Reports from China claim, CATL will start supplying Tesla with LFP cells already this July. At present, the largest number of cells for the Tesla China Model 3 come from LG Chem’s Chinese production.
44,798 Model 3 cells were supplied by the South Korean supplier in the first half of the year, while Tesla’s oldest supplier, Panasonic only equipped 4,988 Model 3 with cells. The data relies on information from Green Globe International Inc. (GGII) that watches stock around the world.
The news broke on Twitter first with another account quoting Chinese media saying that CATL confirmed it would start shipping LFP cells later this month directly to Giga Shanghai, for Tesla to use in its China-only Model 3.
The supply agreement as such is no news. Already in June, the Californian company received approval from the Chinese government to build the Model 3 with LFP batteries from CATL. LFP stands for lithium iron phosphate cells, a technology that works without using cobalt. Rumours that Tesla could obtain such battery cells from CATL have been circulating since February as reported.
While we have yet to get technical data, Tesla will have several benefits from using CATL LFP cells in China power packs, the biggest being lower cost. Sources claimed there could be cost-saving in the “double-digit percentage” or around 25%. Tesla and CATL have yet to confirm, but new reports claim CATL’s LFP batteries cost about $80/kW at the cell level, and $100/kW at the pack level. This could result in an internal savings of $3,000-$4,000 per car for Tesla.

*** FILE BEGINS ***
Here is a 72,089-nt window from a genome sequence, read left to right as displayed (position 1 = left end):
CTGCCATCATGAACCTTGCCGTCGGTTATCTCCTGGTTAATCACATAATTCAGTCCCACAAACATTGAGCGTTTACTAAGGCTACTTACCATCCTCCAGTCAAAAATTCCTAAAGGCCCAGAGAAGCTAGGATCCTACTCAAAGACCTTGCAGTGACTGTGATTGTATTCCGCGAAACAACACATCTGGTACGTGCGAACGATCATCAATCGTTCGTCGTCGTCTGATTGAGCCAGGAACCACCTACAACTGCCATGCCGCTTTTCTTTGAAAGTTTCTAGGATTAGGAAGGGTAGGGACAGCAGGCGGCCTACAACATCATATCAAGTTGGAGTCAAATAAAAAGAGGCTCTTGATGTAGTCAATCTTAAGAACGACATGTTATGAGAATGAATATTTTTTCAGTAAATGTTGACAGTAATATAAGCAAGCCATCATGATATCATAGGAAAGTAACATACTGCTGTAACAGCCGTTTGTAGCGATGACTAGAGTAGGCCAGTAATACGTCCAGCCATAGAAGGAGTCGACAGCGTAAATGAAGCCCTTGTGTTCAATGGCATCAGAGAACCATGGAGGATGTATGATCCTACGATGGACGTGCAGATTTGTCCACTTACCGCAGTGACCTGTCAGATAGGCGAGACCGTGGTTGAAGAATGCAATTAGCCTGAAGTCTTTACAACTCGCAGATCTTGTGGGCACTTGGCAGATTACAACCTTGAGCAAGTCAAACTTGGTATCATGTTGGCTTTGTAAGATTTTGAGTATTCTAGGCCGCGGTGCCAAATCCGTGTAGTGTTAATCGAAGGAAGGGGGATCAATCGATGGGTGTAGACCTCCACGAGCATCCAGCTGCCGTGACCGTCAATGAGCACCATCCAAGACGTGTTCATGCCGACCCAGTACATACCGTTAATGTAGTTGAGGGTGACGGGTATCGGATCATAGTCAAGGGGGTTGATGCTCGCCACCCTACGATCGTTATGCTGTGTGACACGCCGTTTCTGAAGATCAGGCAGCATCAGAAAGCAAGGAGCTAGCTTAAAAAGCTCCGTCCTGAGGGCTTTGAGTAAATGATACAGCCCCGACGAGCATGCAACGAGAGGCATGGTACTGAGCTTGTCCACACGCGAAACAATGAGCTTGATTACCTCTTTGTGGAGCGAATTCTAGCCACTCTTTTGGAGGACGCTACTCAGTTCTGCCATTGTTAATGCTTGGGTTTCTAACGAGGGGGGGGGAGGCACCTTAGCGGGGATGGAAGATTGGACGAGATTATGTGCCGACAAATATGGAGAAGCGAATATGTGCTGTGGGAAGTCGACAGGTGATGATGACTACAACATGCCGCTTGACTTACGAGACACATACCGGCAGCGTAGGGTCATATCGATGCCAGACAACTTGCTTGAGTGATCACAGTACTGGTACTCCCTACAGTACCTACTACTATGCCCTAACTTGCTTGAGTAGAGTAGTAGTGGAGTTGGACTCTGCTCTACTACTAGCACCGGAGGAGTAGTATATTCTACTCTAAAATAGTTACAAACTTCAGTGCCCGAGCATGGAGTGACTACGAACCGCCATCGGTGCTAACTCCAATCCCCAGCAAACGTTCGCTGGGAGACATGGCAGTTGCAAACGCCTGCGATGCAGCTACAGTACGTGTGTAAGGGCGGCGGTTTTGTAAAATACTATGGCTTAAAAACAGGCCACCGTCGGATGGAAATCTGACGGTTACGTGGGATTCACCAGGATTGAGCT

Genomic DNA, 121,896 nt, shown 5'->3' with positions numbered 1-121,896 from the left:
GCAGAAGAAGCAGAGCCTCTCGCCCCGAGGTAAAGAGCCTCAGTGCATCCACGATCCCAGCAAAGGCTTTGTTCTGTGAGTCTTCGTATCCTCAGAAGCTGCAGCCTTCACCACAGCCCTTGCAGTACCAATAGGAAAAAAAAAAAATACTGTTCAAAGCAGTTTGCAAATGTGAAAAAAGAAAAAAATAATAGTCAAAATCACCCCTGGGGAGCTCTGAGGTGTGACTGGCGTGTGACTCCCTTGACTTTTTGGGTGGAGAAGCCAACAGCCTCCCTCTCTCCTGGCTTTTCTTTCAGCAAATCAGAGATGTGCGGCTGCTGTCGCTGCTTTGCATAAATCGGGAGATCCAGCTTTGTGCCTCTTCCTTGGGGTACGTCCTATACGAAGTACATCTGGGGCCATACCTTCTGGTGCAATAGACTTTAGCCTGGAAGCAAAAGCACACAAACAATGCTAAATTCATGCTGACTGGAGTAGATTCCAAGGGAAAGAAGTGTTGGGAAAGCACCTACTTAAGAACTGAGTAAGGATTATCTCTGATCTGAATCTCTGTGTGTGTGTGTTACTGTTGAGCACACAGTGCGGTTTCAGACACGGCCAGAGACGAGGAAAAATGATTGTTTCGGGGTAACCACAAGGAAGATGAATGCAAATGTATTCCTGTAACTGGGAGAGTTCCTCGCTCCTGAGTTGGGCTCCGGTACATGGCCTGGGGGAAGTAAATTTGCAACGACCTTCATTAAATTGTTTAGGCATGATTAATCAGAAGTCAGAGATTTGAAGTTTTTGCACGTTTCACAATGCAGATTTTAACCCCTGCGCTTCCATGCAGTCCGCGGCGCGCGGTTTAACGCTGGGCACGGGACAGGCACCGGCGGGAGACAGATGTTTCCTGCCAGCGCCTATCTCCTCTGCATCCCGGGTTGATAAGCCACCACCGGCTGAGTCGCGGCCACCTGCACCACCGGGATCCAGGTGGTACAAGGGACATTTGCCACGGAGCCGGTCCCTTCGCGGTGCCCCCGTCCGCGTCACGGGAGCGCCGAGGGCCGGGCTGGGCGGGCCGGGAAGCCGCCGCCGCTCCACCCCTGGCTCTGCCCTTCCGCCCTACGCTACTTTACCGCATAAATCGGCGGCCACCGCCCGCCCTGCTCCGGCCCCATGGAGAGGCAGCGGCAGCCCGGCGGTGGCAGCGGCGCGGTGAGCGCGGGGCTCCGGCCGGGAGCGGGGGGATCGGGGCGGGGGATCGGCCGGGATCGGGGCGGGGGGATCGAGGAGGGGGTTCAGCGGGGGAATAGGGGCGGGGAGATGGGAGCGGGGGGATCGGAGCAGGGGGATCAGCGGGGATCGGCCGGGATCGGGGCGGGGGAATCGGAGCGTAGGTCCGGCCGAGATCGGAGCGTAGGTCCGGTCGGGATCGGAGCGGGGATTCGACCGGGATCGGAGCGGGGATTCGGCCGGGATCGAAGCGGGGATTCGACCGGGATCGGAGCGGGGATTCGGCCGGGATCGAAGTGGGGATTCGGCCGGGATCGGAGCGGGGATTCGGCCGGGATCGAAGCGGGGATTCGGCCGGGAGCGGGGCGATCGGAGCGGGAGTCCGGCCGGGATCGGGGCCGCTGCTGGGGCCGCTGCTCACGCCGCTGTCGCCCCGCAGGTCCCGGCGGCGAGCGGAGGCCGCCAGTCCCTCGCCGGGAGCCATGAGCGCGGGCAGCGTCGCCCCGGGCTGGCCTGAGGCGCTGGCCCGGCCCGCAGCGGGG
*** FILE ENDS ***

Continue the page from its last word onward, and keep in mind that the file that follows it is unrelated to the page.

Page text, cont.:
It is the first time that Tesla relies on LFP cells. However, there are no plans to stop using the current NCA cells. Tesla will only use these cells in the standard range version of Model 3 in China, while the long-range version will use NCM-811 cells from LG Chem.
As a rule, electric cars manufacturers rely on NCA or NMC cell chemistries, as these have so far been able to demonstrate a higher energy density. The exception is BYD that primarily uses lithium iron phosphate cells in their vehicles. CATL is now said to have achieved a higher energy density through the cell-to-pack technology (CTP) developed in-house.
Tesla also continues the cooperation with Panasonic at the GF1 in Nevada. The Gigafactory supplies cells to the electric cars in America and export markets. Tesla is also looking to install facilities to make cells, again most likely with CATL. The company will probably say more at the Tesla Battery Day on 22 September in Fremont.
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